- The Washington Times - Friday, November 3, 2000

CHICAGO George W. Bush yesterday added new campaign stops amid growing confidence in his camp that he will capture most of the battleground states now considered tossups.
"We are adding events to our schedule for the weekend because we think we see opportunities in some states," Bush adviser Karen Hughes said.
While many national polls show a tight race, a source close to the Bush campaign said their own internal polls show him winning in most contested states.
Republicans now believe Mr. Bush will win Pennsylvania, Florida, New Mexico, Missouri, Oregon and Wisconsin all considered tossup states and are optimistic about carrying Minnesota, Tennessee and Washington, a source said. Only Michigan is still considered up for grabs in the Republican inner circle.
The Bush camp also said actions by Al Gore including a new television ad that questions Mr. Bush's fitness for the presidency show the vice president is feeling the heat with the election just five days away.
"Unfortunately, in the waning days of the campaign, sometimes candidates who feel things aren't going well try to throw a lot of negative attacks at you," said Mrs. Hughes.
While Mr. Bush faces an uphill battle in California and Illinois, where polls show Mr. Gore leading by at least five percentage points, Mr. Bush plans a stop in New Jersey on Saturday, where Mr. Gore's seemingly safe lead has faded recently.
Republican strategists say their polls show the race even in New Jersey a contention disputed by Democrats and are suggesting that Mr. Bush might be able to steal the state from Mr. Gore's column with a last-minute trip across the river from Philadelphia, where he had already been scheduled to visit.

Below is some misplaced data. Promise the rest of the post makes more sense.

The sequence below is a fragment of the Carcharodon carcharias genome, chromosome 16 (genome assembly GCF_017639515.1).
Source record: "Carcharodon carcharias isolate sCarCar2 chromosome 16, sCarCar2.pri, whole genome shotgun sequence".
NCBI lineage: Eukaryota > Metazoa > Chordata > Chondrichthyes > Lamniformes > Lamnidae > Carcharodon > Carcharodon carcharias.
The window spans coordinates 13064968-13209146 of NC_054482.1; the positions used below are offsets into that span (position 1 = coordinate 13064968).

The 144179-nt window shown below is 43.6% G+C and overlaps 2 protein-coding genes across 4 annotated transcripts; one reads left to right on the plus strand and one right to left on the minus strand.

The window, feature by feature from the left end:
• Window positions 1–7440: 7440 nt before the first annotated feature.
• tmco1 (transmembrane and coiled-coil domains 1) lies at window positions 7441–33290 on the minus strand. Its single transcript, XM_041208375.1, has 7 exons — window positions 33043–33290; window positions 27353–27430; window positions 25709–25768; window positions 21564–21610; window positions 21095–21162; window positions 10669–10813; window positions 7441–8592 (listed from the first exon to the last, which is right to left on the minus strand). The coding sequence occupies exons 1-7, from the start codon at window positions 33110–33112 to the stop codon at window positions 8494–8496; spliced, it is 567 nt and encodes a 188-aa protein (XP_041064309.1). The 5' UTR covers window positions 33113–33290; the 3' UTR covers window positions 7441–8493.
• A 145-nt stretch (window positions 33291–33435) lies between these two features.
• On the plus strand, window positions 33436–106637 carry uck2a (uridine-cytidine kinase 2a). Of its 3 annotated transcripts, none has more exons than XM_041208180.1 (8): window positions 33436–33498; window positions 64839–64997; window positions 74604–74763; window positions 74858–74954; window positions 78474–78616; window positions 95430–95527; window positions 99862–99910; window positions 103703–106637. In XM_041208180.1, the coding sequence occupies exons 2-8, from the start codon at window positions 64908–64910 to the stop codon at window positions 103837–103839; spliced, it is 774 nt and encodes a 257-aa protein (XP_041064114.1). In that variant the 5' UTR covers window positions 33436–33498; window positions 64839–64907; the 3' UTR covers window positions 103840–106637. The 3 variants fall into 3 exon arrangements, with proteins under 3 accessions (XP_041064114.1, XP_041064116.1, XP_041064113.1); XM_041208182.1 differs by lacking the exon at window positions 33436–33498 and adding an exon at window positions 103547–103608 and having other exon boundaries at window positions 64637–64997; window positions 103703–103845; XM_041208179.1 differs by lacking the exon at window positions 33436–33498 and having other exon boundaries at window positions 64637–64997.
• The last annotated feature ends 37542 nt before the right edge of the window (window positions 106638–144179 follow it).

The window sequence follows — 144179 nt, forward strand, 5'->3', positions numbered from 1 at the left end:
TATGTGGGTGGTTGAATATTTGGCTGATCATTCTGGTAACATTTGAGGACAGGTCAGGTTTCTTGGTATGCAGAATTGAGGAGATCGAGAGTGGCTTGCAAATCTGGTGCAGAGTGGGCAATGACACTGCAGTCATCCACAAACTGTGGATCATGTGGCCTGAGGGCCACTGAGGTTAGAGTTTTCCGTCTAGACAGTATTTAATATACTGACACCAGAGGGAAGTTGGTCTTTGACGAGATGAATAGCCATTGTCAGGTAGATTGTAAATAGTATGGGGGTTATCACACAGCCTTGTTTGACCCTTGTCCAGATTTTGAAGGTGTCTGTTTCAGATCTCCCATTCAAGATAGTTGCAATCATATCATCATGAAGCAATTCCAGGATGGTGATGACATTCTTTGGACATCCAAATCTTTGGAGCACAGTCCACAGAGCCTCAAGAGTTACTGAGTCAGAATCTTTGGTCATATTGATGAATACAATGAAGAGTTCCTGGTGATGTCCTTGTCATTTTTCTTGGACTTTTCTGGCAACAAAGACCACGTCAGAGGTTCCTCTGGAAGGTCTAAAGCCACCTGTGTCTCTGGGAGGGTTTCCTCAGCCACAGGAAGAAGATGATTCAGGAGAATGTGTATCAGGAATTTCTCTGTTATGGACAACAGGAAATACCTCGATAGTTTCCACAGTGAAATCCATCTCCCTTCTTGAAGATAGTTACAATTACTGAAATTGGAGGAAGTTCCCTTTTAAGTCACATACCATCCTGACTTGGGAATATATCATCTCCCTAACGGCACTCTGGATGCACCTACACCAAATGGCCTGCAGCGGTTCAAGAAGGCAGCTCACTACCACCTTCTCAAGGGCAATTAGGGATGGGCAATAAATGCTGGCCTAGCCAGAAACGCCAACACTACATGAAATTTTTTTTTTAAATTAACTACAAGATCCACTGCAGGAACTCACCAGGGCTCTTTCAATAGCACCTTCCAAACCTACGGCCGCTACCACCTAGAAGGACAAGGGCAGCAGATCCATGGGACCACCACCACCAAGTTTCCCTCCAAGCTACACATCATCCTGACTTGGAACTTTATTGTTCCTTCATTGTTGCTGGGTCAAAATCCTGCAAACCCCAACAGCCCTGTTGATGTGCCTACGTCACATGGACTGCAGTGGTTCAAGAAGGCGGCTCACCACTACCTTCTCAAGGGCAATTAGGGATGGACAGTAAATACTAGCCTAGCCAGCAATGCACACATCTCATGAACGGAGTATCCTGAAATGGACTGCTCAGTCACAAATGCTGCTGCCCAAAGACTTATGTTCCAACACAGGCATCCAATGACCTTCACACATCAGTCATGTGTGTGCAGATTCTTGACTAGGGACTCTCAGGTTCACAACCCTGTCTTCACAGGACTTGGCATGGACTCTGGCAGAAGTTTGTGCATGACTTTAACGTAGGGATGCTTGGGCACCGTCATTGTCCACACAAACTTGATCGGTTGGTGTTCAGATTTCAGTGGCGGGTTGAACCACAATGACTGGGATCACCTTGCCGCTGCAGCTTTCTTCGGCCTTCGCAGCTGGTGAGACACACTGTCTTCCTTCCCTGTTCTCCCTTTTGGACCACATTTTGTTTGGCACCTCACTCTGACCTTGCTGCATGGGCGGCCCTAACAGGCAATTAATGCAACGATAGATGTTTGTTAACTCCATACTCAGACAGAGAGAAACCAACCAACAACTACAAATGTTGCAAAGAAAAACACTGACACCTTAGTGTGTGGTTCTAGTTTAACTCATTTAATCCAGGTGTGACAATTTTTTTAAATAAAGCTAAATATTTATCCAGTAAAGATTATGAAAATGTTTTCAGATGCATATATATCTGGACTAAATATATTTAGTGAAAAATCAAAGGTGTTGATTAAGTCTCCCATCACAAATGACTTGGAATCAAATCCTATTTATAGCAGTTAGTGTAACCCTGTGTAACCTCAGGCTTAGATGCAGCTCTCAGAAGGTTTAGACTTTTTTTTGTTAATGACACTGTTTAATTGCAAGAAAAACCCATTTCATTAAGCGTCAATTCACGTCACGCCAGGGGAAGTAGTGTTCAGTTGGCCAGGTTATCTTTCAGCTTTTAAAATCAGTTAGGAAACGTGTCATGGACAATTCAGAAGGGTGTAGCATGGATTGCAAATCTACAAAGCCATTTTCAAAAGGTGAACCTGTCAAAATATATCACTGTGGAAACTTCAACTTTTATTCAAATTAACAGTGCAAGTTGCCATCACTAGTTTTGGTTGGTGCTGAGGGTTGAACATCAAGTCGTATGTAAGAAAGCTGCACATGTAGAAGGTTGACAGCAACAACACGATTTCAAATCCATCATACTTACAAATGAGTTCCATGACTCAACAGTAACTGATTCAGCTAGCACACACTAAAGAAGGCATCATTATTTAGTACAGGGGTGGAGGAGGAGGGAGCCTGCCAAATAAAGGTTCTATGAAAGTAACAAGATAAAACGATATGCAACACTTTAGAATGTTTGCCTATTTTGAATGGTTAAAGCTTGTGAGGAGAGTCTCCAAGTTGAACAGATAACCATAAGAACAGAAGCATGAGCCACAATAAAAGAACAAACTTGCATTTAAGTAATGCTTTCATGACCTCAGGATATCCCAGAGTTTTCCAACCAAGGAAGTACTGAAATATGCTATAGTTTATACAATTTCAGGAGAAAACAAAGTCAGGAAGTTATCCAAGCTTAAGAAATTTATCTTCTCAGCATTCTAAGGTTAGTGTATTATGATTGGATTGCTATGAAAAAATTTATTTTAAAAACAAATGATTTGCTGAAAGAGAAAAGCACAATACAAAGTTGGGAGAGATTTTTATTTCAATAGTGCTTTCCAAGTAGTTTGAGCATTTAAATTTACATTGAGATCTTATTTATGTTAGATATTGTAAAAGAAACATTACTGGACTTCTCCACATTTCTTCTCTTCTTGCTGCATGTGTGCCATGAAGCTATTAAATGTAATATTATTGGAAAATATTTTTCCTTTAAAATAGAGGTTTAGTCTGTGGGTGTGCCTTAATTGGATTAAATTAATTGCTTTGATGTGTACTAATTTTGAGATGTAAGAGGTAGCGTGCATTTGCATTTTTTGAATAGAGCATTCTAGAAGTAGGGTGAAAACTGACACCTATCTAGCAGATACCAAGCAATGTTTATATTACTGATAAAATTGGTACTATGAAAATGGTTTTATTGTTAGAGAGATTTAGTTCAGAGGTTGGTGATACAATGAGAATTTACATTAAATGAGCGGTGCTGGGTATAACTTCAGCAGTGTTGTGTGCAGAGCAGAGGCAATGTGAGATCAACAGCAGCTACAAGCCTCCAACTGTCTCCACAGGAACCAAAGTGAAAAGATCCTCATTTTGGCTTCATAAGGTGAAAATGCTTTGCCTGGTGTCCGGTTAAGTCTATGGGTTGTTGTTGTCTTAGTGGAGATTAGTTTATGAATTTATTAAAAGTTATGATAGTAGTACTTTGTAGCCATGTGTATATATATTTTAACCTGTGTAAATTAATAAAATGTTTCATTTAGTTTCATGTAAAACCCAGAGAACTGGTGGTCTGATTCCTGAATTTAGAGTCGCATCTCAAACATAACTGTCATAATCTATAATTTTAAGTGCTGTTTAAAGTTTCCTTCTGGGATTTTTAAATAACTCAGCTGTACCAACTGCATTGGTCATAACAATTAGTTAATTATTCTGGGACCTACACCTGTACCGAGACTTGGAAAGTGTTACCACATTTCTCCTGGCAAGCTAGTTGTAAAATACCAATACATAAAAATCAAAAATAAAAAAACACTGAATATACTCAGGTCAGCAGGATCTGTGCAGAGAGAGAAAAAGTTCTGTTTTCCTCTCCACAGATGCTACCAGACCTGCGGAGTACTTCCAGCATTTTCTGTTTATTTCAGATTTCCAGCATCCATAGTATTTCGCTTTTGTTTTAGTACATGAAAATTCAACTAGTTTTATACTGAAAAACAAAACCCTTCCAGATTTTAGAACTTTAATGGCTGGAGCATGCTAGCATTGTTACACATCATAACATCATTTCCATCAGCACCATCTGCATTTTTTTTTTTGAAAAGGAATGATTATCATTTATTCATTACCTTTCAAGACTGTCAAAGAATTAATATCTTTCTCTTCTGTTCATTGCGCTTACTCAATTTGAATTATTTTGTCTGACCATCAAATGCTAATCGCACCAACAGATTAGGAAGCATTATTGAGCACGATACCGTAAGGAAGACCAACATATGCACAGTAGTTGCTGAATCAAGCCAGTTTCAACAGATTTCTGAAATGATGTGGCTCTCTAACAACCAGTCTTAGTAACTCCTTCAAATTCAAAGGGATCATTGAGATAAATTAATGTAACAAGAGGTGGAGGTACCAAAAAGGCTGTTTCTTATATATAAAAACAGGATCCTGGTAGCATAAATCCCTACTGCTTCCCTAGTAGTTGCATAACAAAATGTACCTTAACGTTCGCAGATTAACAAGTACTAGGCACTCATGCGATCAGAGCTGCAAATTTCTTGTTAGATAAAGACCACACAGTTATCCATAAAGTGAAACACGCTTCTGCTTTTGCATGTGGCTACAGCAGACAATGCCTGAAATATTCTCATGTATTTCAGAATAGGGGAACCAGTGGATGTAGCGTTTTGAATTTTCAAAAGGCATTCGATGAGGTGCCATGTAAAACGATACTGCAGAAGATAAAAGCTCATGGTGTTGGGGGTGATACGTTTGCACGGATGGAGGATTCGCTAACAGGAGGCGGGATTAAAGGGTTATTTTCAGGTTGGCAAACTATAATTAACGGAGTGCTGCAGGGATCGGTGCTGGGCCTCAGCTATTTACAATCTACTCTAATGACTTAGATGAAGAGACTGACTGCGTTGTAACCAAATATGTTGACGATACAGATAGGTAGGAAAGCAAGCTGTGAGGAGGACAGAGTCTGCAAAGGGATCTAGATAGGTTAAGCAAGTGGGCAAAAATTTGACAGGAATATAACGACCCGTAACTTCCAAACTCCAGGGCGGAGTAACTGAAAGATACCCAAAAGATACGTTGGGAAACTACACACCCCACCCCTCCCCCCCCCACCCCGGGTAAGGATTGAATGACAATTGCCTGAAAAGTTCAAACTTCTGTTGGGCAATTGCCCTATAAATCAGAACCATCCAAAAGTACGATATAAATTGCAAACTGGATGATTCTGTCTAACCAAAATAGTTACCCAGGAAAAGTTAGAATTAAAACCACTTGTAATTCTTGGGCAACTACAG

But the Bush camp is not giving up on California.
"We're upbeat and optimistic but not complacent," said Mrs. Hughes. "We feel we have a good possibility in a number of states Oregon, Minnesota that have traditionally voted Democratic, including California. We feel if we're close in California as we approach Election Day, our organization and the motivation and enthusiasm of our people in California will bring us over the top."
Part of the optimism in the Bush camp, despite John Zogby's polls that showed the Republican trailing in Pennsylvania, Michigan and Florida, is that surveys show Republicans far more committed to voting on Tuesday than Democrats. A new MSNBC poll rates Republican voter "enthusiasm" at 58 percent, but only 32 percent for Democrats.
That enthusiasm was abundantly clear yesterday at Bush rallies. In St. Charles, Mo., supporters waving red, white and blue pompoms roared their approval as Mr. Bush pledged to cut taxes to "increase the wallets of people who are working for a living."
During his stop in Missouri, which polls show is in play, Mr. Bush told cheering throngs that he is the "leader this country looks for."